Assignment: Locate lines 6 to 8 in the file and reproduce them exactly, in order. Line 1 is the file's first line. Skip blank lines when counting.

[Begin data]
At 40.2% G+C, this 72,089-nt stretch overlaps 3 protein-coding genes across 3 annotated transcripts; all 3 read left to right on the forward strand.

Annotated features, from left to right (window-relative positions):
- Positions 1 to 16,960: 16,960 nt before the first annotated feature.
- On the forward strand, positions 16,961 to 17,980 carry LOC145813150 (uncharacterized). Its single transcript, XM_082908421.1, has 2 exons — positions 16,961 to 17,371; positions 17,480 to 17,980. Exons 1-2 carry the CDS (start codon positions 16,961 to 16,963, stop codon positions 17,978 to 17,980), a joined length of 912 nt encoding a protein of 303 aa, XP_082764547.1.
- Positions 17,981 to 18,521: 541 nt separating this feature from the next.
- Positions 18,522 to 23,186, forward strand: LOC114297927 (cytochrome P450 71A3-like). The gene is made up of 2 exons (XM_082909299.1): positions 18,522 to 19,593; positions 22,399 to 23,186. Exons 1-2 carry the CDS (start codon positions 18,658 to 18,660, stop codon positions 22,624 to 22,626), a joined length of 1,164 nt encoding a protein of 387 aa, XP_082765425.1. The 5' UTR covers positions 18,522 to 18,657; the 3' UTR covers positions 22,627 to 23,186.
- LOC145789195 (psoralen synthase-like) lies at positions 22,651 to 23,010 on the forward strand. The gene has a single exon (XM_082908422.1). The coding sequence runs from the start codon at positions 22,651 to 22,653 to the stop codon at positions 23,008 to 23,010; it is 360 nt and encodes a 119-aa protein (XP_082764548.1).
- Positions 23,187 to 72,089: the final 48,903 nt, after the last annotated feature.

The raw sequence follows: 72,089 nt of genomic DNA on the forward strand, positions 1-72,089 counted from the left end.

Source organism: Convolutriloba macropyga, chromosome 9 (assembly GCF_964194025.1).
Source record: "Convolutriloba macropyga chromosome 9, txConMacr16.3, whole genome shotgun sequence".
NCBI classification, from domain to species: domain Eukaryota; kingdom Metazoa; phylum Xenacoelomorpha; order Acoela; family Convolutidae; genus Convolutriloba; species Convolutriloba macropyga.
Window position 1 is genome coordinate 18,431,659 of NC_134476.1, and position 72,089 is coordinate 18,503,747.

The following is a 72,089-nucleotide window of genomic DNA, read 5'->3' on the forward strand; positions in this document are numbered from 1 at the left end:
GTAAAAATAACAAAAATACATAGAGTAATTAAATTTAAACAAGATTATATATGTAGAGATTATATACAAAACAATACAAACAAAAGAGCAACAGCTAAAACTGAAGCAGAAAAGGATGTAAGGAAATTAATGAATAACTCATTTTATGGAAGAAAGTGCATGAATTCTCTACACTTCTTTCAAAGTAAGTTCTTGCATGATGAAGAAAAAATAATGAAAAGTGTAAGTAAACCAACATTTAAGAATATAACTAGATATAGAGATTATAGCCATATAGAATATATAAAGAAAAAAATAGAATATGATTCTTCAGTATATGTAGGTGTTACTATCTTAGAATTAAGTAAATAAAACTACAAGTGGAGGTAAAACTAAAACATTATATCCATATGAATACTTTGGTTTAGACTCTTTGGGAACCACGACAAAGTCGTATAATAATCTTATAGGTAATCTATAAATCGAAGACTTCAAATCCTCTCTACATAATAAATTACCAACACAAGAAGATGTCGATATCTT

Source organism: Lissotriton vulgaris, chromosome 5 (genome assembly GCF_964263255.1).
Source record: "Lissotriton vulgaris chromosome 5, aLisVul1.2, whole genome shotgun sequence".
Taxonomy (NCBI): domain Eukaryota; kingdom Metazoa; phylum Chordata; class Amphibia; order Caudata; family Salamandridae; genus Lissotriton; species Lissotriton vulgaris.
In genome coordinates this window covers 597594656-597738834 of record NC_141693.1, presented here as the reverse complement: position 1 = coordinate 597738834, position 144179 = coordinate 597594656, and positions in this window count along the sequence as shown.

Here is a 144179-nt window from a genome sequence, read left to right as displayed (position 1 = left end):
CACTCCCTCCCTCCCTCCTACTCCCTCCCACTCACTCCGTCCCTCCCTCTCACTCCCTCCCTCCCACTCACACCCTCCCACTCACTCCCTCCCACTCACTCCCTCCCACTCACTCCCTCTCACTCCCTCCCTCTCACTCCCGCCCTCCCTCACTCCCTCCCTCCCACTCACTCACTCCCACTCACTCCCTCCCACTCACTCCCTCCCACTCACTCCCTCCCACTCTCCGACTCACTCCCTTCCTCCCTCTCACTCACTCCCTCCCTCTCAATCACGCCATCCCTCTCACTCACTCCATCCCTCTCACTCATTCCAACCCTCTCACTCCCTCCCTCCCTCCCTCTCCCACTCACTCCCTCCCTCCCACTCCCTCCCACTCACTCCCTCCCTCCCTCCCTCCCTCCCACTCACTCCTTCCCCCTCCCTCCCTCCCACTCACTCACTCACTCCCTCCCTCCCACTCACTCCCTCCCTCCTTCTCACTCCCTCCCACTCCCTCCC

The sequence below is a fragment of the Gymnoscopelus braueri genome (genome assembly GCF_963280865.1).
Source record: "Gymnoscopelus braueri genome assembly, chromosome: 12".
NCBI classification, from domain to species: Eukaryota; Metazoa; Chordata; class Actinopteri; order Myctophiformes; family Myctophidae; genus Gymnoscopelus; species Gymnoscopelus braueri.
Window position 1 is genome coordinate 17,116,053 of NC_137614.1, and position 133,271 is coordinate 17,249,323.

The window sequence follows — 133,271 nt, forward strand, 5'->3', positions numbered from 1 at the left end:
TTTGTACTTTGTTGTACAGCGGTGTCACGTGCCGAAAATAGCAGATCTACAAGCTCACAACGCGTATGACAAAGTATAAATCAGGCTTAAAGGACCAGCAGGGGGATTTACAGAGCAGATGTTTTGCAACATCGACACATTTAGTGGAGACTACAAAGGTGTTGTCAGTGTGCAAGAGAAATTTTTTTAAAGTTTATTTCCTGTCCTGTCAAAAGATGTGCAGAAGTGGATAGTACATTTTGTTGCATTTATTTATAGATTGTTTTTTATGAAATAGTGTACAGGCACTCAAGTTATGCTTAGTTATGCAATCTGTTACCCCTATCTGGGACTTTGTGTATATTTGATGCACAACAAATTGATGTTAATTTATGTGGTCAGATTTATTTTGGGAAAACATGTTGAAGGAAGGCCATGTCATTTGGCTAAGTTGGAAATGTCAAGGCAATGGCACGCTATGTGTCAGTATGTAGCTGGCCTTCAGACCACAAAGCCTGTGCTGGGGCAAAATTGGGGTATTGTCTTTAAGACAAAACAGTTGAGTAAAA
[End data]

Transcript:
- Positions 18,522 to 23,186, forward strand: LOC114297927 (cytochrome P450 71A3-like). The gene is made up of 2 exons (XM_082909299.1): positions 18,522 to 19,593; positions 22,399 to 23,186. Exons 1-2 carry the CDS (start codon positions 18,658 to 18,660, stop codon positions 22,624 to 22,626), a joined length of 1,164 nt encoding a protein of 387 aa, XP_082765425.1. The 5' UTR covers positions 18,522 to 18,657; the 3' UTR covers positions 22,627 to 23,186.
- LOC145789195 (psoralen synthase-like) lies at positions 22,651 to 23,010 on the forward strand. The gene has a single exon (XM_082908422.1). The coding sequence runs from the start codon at positions 22,651 to 22,653 to the stop codon at positions 23,008 to 23,010; it is 360 nt and encodes a 119-aa protein (XP_082764548.1).
- Positions 23,187 to 72,089: the final 48,903 nt, after the last annotated feature.